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Full text of "Mathematical And Physical Papers - Iii"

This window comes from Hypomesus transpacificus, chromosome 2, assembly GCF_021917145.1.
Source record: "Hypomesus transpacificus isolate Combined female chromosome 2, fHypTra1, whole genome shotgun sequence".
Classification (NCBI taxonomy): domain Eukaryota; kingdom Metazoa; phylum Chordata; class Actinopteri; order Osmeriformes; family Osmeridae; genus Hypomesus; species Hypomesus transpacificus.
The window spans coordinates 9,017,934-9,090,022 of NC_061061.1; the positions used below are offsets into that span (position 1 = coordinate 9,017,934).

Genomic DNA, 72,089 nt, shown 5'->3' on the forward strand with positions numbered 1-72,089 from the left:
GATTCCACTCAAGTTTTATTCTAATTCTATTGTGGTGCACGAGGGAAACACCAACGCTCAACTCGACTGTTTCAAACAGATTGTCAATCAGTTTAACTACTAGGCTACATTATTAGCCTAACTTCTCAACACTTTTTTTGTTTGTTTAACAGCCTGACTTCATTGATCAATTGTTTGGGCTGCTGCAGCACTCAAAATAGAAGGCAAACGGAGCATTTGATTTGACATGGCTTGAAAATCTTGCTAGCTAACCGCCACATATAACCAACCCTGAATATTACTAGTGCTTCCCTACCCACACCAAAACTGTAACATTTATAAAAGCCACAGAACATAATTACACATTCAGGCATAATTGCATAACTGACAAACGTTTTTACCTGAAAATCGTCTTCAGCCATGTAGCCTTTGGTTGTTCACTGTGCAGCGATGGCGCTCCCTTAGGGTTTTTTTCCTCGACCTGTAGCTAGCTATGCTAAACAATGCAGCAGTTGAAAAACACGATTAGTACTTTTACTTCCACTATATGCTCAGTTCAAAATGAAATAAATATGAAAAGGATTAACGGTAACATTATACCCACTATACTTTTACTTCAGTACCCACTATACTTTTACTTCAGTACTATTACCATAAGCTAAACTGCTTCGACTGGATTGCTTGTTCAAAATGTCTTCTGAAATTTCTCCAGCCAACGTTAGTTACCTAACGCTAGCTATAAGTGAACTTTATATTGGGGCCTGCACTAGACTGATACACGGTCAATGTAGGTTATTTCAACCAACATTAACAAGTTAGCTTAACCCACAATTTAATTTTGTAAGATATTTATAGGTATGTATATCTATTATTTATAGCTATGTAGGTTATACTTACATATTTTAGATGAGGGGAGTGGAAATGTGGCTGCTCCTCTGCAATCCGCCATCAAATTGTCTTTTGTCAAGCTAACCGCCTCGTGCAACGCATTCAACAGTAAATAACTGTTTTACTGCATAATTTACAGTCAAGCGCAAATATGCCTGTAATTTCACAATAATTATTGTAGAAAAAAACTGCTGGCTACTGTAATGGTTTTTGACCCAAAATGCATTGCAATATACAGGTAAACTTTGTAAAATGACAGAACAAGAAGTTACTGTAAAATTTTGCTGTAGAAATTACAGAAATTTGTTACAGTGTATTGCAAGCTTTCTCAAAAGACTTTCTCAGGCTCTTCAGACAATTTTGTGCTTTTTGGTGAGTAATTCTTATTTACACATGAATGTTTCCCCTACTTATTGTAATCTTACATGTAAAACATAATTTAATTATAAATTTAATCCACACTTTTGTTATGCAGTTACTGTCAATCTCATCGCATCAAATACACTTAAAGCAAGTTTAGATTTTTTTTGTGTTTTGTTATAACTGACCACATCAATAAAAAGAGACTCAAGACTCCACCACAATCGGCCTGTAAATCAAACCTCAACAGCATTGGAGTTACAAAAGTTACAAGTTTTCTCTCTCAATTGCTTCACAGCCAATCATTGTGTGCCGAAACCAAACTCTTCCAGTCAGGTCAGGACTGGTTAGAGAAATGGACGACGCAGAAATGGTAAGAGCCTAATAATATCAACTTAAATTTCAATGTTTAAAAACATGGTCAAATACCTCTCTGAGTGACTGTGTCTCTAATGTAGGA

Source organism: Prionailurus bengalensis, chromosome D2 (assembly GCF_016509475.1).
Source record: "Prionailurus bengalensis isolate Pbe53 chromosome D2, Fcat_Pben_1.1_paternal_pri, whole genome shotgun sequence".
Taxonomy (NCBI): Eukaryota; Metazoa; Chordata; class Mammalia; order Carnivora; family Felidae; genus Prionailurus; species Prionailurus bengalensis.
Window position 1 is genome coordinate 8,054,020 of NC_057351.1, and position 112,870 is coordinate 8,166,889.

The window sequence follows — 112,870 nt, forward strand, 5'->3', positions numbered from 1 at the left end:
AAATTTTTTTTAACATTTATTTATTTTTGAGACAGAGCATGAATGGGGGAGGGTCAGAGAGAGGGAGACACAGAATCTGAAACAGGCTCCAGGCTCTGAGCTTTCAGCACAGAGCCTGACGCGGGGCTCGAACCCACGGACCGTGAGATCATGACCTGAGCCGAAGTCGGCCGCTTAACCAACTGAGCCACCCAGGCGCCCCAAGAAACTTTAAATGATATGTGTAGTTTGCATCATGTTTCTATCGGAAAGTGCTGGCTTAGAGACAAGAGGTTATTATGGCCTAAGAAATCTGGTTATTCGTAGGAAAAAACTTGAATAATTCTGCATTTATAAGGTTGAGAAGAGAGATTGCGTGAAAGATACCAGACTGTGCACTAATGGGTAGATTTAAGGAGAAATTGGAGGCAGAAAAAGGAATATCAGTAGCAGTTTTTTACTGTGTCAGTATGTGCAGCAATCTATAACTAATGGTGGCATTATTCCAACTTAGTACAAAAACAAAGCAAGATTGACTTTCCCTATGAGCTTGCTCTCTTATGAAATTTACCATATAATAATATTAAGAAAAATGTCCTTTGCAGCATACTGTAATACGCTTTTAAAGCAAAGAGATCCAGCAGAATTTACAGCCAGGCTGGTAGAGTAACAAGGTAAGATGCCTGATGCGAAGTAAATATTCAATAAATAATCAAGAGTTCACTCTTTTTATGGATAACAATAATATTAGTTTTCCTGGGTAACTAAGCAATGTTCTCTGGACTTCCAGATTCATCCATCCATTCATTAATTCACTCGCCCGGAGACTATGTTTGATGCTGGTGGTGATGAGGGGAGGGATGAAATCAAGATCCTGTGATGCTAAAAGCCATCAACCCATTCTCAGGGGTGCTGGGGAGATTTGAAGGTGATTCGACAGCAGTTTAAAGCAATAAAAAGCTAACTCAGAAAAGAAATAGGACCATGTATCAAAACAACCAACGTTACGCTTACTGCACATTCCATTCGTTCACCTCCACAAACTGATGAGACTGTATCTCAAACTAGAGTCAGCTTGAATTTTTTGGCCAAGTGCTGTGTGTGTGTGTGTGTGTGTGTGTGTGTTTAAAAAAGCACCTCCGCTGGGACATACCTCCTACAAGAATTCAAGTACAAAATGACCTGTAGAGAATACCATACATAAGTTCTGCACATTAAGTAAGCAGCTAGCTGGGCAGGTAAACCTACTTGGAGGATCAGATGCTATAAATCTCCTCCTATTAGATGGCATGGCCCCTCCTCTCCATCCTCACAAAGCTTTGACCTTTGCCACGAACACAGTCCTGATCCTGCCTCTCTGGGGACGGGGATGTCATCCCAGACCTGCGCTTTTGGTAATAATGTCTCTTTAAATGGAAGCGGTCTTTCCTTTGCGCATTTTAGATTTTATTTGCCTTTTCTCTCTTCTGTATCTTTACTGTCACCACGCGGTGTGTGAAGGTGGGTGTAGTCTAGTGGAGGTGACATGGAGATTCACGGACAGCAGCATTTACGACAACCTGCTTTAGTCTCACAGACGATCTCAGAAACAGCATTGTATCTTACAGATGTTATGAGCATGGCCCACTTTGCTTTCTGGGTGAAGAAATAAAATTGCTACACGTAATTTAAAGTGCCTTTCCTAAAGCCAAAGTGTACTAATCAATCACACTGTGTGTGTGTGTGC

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diction with the law of continuity. For the sake of illustration, let us consider the phenomenon of total internal reflexion. Let P be a point in air situated at the distance z from an infinite plane separating air from glass. Conceive light having an intensity equal to unity, and coming from an infinitely distant point, to be incident internally on this plane at an angle 7 -f 0, where 7 is the angle of total internal reflexion. The intensity at P is commonly, and for most purposes correctly, considered as altering abruptly with 6, having, so long as 6 is negative, a finite value which does not vanish with 9, but being equal to zero when 6 is positive. The mode in which the law of continuity is in this case obeyed is worthy of notice. In the analytical expression for the vibration, when 9 passes from negative to positive, the coordinate z passes from under a circular function into an exponential with a negative index, containing in its denominator X, the length of a wave of light. As 0 increases through zero, the expression for the vibration alters continuously; but if z be large compared with X it decreases with extreme rapidity when 6 becomes positive. On account of the excessive smallness of X, it is sufficient for most purposes to consider the intensity as a function of 6 which vanishes abruptly; and indeed it would be hardly correct to consider it otherwise. For the use of the term intensity implies that we are considering light as usual, whereas those phenomena which require us to take into account the disturbance in the second medium which exists when the angle of incidence exceeds that of total internal reflexion, lead us to consider the nature as well as the magnitude of that disturbance, which no longer consists of a series of plane waves constituting light as usual. It is in some similar sense that I mean to say that we may suppose the function /(#), which expresses the intensity of the truly dispersed light, to alter abruptly, without thereby implying any violation in the law of continuity. In observing by the fourth method, the portion of the spectrum operated on, though it may be small, is necessarily finite, and in some cases no separation could be made out between the beams of truly and falsely dispersed light. Hence I cannot undertake to say from observation, whether the variation of /(#) be always continuous, though sometimes very rapid, or be in some cases actually abrupt. I think, however, that observation rather favours the former supposition, a supposition which, independently {, j                           of observation, seems by far the more likely.
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